Integrating the Informal Economy in Urban Development: The Politics of Transport Formalization in East Jerusalem

Saturday, 21 July 2018: 11:15
Oral Presentation
Tamara KERZHNER, Hebrew University of Jerusalem, Israel
Public transport is a critical pillar of ‘the right to the city’ for lower-income groups with limited access to cars in the global south. The state often lacks the political will or financial resources to provide it, and the gap is filled by private operators. While informal transport has substantial drawbacks, exploiting labour and often being unreliable, dangerous and expensive, there is a growing understanding that these services, and the informal economy more broadly, need to be included in delivering equitable urban development.

This study analyses the 10-year process of integration of Palestinian informal transport in Jerusalem by the Israeli government, which has been accused of marginalizing the Palestinian population of the city, but which is also responsible for daily services. Based on a survey of the eight separate operators, and interviews with regulatory bodies, passengers and community organizations, the research aims to theorize the motivation and ability of the formal state to incorporate informal operators, analyse which ones benefit, and understand under what circumstances this translates to improvements for passengers.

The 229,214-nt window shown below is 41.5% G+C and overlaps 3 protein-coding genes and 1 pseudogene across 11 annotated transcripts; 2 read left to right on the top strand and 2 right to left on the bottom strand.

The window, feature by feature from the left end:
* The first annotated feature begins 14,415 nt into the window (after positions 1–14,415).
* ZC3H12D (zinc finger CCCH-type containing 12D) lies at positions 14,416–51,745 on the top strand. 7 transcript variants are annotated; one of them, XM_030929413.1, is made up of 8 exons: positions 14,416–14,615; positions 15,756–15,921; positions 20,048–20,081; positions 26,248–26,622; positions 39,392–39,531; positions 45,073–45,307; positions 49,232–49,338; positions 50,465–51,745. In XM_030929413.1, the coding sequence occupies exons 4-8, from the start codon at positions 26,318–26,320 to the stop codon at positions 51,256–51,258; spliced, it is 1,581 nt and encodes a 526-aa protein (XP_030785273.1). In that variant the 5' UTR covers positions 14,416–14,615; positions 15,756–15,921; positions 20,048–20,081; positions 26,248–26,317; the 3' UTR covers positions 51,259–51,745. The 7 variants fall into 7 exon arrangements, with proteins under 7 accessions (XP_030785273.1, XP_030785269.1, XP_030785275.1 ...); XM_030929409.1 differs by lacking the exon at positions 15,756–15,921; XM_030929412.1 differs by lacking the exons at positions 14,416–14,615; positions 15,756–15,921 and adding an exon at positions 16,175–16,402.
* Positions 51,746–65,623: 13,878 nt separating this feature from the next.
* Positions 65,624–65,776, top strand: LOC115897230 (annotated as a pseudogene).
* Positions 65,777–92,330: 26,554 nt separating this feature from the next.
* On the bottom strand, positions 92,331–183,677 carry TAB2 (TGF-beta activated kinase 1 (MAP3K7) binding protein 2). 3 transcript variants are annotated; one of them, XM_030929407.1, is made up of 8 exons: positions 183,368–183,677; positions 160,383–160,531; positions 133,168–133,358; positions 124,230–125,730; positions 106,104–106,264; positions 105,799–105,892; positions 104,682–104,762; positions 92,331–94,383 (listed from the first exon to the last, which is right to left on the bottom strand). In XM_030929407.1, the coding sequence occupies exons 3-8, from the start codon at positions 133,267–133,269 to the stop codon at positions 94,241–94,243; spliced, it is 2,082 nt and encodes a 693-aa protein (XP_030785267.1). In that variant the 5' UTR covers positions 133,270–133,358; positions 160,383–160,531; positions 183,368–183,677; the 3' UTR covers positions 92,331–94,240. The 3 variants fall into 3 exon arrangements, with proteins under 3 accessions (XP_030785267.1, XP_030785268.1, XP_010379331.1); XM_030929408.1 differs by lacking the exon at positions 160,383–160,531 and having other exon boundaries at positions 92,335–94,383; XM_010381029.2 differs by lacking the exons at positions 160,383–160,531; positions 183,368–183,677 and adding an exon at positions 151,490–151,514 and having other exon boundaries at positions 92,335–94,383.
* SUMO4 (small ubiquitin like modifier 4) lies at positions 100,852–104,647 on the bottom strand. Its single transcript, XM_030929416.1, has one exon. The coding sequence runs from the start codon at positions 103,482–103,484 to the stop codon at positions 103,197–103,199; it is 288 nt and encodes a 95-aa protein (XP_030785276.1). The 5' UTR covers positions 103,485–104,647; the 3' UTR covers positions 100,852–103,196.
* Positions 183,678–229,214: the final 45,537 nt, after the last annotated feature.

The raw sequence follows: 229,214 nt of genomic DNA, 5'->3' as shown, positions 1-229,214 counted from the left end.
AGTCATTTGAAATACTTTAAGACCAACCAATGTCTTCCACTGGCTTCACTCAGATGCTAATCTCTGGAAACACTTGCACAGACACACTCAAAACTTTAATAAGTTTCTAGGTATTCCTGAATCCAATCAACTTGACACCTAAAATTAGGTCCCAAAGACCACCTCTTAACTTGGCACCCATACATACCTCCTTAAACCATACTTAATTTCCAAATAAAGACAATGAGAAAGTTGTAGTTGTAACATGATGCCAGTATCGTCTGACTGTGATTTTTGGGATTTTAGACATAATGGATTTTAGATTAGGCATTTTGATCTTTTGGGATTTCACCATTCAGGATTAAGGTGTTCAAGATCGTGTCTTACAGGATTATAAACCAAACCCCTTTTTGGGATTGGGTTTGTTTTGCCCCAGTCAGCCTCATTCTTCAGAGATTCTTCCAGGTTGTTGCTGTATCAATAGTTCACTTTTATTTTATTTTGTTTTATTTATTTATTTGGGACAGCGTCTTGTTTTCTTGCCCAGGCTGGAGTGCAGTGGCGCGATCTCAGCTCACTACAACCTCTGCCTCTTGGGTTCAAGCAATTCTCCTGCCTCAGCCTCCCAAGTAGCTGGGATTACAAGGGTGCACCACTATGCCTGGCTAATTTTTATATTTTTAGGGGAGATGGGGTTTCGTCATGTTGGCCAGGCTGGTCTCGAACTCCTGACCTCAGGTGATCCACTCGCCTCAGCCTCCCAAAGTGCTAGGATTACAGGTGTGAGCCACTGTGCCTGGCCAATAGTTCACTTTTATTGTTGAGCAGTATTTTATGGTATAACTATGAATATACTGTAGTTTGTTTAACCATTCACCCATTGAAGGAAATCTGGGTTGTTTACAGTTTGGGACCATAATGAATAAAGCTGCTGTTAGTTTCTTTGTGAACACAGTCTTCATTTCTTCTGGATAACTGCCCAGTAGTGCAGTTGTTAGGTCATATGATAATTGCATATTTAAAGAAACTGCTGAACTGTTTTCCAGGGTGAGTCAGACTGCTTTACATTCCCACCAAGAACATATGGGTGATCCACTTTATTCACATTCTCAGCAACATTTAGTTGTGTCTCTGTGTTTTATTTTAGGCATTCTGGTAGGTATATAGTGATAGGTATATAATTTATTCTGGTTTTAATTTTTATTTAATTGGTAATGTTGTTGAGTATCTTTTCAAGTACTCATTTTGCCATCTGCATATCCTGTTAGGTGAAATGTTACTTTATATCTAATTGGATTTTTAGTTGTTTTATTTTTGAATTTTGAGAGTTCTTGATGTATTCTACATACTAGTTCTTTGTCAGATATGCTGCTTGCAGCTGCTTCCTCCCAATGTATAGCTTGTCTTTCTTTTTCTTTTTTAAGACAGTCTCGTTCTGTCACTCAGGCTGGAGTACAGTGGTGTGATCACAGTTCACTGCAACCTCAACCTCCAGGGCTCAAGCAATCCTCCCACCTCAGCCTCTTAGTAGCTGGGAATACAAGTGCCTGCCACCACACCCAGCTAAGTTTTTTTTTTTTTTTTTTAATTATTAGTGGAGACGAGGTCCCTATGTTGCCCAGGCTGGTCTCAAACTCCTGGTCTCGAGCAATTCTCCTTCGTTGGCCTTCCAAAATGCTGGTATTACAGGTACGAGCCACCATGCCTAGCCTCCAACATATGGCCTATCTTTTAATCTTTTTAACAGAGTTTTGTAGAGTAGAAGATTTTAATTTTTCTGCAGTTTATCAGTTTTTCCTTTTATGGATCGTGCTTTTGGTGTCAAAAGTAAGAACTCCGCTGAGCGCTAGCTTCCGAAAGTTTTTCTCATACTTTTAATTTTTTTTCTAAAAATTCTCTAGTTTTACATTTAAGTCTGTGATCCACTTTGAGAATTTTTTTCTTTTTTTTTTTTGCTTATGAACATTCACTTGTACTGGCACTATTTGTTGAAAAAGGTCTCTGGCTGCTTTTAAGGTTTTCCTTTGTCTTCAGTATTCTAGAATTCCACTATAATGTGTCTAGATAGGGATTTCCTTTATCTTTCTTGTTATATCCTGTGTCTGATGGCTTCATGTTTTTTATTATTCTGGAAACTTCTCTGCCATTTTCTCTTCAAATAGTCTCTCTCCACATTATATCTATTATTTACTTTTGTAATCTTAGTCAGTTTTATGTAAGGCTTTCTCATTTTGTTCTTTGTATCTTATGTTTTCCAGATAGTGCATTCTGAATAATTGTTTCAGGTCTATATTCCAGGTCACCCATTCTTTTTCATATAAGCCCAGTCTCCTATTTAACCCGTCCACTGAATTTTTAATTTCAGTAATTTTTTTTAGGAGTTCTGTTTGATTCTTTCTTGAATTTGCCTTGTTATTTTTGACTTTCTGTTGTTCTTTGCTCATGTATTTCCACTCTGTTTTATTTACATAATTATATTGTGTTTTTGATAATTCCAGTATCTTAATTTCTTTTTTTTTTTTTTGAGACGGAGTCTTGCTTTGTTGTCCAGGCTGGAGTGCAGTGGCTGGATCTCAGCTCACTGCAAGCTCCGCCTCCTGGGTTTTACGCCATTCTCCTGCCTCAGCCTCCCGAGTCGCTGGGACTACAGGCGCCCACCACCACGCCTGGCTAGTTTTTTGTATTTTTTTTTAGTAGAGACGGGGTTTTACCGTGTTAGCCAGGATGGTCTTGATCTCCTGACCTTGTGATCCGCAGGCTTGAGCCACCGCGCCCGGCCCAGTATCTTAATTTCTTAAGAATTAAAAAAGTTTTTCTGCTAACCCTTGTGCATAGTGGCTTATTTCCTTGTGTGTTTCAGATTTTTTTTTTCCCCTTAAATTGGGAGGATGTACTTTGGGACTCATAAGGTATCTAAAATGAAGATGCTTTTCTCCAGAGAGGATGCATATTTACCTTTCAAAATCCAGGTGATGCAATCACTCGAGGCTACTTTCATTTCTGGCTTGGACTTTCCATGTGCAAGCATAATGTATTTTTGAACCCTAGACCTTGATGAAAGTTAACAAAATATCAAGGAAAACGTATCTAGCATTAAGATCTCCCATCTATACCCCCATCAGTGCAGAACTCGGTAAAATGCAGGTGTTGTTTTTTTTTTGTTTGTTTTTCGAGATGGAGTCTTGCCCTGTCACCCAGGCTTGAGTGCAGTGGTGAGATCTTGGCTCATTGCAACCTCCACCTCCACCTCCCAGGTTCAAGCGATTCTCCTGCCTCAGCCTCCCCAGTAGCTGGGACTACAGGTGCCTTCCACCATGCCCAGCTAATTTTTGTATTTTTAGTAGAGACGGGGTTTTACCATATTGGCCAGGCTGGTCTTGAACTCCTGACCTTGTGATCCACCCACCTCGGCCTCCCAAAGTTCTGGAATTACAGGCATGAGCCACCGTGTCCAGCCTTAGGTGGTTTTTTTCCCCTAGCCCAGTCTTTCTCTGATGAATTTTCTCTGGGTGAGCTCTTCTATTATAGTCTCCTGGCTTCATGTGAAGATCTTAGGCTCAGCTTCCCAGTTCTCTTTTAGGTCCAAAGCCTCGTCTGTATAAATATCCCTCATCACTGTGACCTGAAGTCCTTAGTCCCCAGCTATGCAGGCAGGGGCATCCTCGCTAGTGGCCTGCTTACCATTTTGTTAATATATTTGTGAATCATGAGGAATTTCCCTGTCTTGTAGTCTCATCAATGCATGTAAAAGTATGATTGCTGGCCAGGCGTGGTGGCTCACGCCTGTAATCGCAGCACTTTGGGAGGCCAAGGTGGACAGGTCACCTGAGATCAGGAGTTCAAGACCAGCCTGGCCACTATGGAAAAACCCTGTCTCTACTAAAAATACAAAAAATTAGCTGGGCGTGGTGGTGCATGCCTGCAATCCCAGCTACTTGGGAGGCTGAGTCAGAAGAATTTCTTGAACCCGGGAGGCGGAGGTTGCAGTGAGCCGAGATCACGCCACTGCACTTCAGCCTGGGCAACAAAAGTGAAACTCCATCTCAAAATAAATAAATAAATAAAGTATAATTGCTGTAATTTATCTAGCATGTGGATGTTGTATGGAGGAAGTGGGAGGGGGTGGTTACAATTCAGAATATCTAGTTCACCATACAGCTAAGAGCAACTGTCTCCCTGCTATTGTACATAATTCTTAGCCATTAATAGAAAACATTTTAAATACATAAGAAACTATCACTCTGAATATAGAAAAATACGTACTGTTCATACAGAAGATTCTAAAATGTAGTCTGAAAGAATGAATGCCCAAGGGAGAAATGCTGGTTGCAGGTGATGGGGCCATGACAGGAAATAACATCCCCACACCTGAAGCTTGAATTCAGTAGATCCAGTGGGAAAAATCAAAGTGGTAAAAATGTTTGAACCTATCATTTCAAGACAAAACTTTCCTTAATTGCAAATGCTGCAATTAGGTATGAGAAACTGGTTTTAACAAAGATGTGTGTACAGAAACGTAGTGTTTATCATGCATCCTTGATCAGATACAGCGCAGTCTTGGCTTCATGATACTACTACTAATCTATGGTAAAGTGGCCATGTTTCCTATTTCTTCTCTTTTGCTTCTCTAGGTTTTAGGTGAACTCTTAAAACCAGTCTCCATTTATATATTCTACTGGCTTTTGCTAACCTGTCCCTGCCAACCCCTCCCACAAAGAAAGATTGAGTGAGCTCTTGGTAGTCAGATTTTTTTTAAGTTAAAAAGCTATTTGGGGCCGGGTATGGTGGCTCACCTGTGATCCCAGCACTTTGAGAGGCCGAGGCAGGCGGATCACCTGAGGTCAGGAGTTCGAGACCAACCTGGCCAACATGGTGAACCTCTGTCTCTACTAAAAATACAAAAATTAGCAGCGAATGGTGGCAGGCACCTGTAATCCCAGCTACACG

We find that the atomization that characterizes the informal transport sector undermines efficient planning from the point of view of the regulator, but also retains a locally-controlled service for neighbourhoods. This allows communities to maintain themselves as ‘urban islands’ by limiting mobility options, acting both as a source of autonomy under an occupying power, and shoring up local power structures. The state, meanwhile, requires operators conform to its norms in terms of technology, culture, management and politics, and it is able to increase regulation by providing funding conditionally, but shifting responsibility and accountability towards passengers onto the operators. Those with higher initial skills and capital are able to consolidate, professionalize, and effectively access state resources, while others – and the communities they serve - are left out.